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Postpartum care should become an ongoing process, rather than a single encounter, with services and support tailored to each woman’s individual needs.
— New clinical guidance published by the American College of Obstetricians and Gynecologists (ACOG) May 2018 issue of Obstetrics & Gynecology journal
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USER INTERVIEWS

Initially, we conducted in depth discovery interviews with new-moms to better learn about the intricacies of postpartum care. The interviews highlighted the need for a personalized approach as there is no one size fits all solution for being a new mother as well as the desire for new moms to learn quickly on the job, which requires an accessible and reliable information source to help field disparate questions. A follow up survey with over a hundred participants confirmed the gap in care information support in the home. Below are a few quotes: 

“Everyone focuses on the child, I wish I had better information on how to still make myself a priority after birth.”
"I really needed more info on recovery. The recovery was worse than the delivery for me, both emotionally and physically, and that would have been helpful to know to expect."

"The reality of what women feel after having a baby. You hear about pregnancy, but no one tells you the physical effects of delivering a baby. Yes, you’re happy, but your body goes through a lot and no one talks about it."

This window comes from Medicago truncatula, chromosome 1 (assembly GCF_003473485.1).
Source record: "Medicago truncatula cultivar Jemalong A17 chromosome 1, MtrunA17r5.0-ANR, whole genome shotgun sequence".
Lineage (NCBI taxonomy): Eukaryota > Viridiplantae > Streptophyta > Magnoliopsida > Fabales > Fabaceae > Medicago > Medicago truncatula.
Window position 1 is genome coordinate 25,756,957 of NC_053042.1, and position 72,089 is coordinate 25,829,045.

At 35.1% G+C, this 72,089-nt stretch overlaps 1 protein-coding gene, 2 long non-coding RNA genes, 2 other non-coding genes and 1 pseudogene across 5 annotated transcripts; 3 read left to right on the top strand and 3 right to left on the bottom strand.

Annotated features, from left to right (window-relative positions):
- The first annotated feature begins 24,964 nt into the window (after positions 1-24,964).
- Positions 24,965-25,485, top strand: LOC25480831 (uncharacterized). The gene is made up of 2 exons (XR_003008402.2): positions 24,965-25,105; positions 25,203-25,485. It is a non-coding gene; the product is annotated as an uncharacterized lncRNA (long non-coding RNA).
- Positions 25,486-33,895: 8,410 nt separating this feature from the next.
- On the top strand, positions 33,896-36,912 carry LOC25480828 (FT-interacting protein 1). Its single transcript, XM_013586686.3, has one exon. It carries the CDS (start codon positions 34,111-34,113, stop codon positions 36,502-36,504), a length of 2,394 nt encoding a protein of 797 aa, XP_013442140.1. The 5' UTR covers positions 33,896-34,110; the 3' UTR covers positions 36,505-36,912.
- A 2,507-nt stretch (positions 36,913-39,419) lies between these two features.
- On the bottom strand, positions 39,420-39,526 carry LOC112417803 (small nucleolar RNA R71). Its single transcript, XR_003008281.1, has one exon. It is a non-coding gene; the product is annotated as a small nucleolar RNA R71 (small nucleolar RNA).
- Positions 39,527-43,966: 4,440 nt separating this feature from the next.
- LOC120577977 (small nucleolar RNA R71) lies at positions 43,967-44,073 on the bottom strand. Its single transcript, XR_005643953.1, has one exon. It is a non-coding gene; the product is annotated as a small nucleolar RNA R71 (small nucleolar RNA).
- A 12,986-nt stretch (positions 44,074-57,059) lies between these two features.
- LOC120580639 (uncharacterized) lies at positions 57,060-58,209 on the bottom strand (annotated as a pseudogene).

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PROBLEM STATEMENT

Taking care of a newborn child is challenging and multifaceted. The primary focus on care for the newborn ignores the care that the new mother should be taking to recover properly into a new way of life. With so many physiological, psychological, and social changes, the new mother is at risk for mental illness and unhealthy habits around sleep, stress management, nutrition, fitness, and social aspects, which could lead to longer term health complications, such as obesity. This is an important point to intervene because it can negatively influence child growth and development.

SOLUTION

Emma is a conversational digital health coach focusing on postpartum health for mothers and their children. Through integrating a chat bot virtual assistant, a community of experienced mothers and professions, as well as an on demand telemedicine solution, Emma provides many layers of curated information for various means of in home support. 

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Drivers of design include the product being intuitive through ease of use and intentional flow of services provided; accessible through a sustainable model of service with a low barrier to entry; and trustworthy through an established community of new moms and cited sources.